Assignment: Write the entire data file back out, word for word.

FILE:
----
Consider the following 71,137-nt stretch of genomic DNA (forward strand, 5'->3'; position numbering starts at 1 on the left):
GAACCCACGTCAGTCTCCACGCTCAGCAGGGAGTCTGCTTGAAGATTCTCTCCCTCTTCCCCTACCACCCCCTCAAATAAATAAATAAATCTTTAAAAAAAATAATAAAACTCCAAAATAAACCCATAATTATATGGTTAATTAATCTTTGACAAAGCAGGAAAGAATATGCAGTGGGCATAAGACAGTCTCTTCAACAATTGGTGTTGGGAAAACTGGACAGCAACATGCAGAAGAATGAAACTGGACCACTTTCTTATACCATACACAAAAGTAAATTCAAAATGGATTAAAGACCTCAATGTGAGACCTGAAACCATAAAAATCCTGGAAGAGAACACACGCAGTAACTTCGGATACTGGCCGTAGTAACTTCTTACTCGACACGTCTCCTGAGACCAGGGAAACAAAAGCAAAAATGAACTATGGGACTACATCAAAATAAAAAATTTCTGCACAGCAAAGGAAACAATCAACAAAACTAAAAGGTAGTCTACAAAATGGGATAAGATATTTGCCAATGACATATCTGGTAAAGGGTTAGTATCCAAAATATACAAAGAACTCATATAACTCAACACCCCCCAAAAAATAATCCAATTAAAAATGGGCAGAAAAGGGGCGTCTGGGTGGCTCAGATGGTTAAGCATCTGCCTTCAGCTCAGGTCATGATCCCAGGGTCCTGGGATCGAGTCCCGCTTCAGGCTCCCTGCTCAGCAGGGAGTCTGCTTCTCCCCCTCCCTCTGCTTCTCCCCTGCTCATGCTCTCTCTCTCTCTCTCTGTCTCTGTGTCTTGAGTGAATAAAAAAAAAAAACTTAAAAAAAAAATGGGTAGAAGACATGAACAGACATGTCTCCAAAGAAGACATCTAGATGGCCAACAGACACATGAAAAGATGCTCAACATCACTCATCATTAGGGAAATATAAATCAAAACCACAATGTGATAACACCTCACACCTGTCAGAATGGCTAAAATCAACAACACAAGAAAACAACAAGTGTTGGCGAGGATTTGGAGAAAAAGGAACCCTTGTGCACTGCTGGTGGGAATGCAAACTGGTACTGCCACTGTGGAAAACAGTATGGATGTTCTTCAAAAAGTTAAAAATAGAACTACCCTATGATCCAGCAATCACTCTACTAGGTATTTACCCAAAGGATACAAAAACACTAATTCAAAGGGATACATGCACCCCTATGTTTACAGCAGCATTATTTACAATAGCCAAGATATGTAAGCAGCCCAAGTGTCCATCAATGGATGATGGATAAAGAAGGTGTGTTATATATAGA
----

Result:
Consider the following 71,137-nt stretch of genomic DNA (forward strand, 5'->3'; position numbering starts at 1 on the left):
GAACCCACGTCAGTCTCCACGCTCAGCAGGGAGTCTGCTTGAAGATTCTCTCCCTCTTCCCCTACCACCCCCTCAAATAAATAAATAAATCTTTAAAAAAAATAATAAAACTCCAAAATAAACCCATAATTATATGGTTAATTAATCTTTGACAAAGCAGGAAAGAATATGCAGTGGGCATAAGACAGTCTCTTCAACAATTGGTGTTGGGAAAACTGGACAGCAACATGCAGAAGAATGAAACTGGACCACTTTCTTATACCATACACAAAAGTAAATTCAAAATGGATTAAAGACCTCAATGTGAGACCTGAAACCATAAAAATCCTGGAAGAGAACACACGCAGTAACTTCGGATACTGGCCGTAGTAACTTCTTACTCGACACGTCTCCTGAGACCAGGGAAACAAAAGCAAAAATGAACTATGGGACTACATCAAAATAAAAAATTTCTGCACAGCAAAGGAAACAATCAACAAAACTAAAAGGTAGTCTACAAAATGGGATAAGATATTTGCCAATGACATATCTGGTAAAGGGTTAGTATCCAAAATATACAAAGAACTCATATAACTCAACACCCCCCAAAAAATAATCCAATTAAAAATGGGCAGAAAAGGGGCGTCTGGGTGGCTCAGATGGTTAAGCATCTGCCTTCAGCTCAGGTCATGATCCCAGGGTCCTGGGATCGAGTCCCGCTTCAGGCTCCCTGCTCAGCAGGGAGTCTGCTTCTCCCCCTCCCTCTGCTTCTCCCCTGCTCATGCTCTCTCTCTCTCTCTCTGTCTCTGTGTCTTGAGTGAATAAAAAAAAAAAACTTAAAAAAAAAATGGGTAGAAGACATGAACAGACATGTCTCCAAAGAAGACATCTAGATGGCCAACAGACACATGAAAAGATGCTCAACATCACTCATCATTAGGGAAATATAAATCAAAACCACAATGTGATAACACCTCACACCTGTCAGAATGGCTAAAATCAACAACACAAGAAAACAACAAGTGTTGGCGAGGATTTGGAGAAAAAGGAACCCTTGTGCACTGCTGGTGGGAATGCAAACTGGTACTGCCACTGTGGAAAACAGTATGGATGTTCTTCAAAAAGTTAAAAATAGAACTACCCTATGATCCAGCAATCACTCTACTAGGTATTTACCCAAAGGATACAAAAACACTAATTCAAAGGGATACATGCACCCCTATGTTTACAGCAGCATTATTTACAATAGCCAAGATATGTAAGCAGCCCAAGTGTCCATCAATGGATGATGGATAAAGAAGGTGTGTTATATATAGA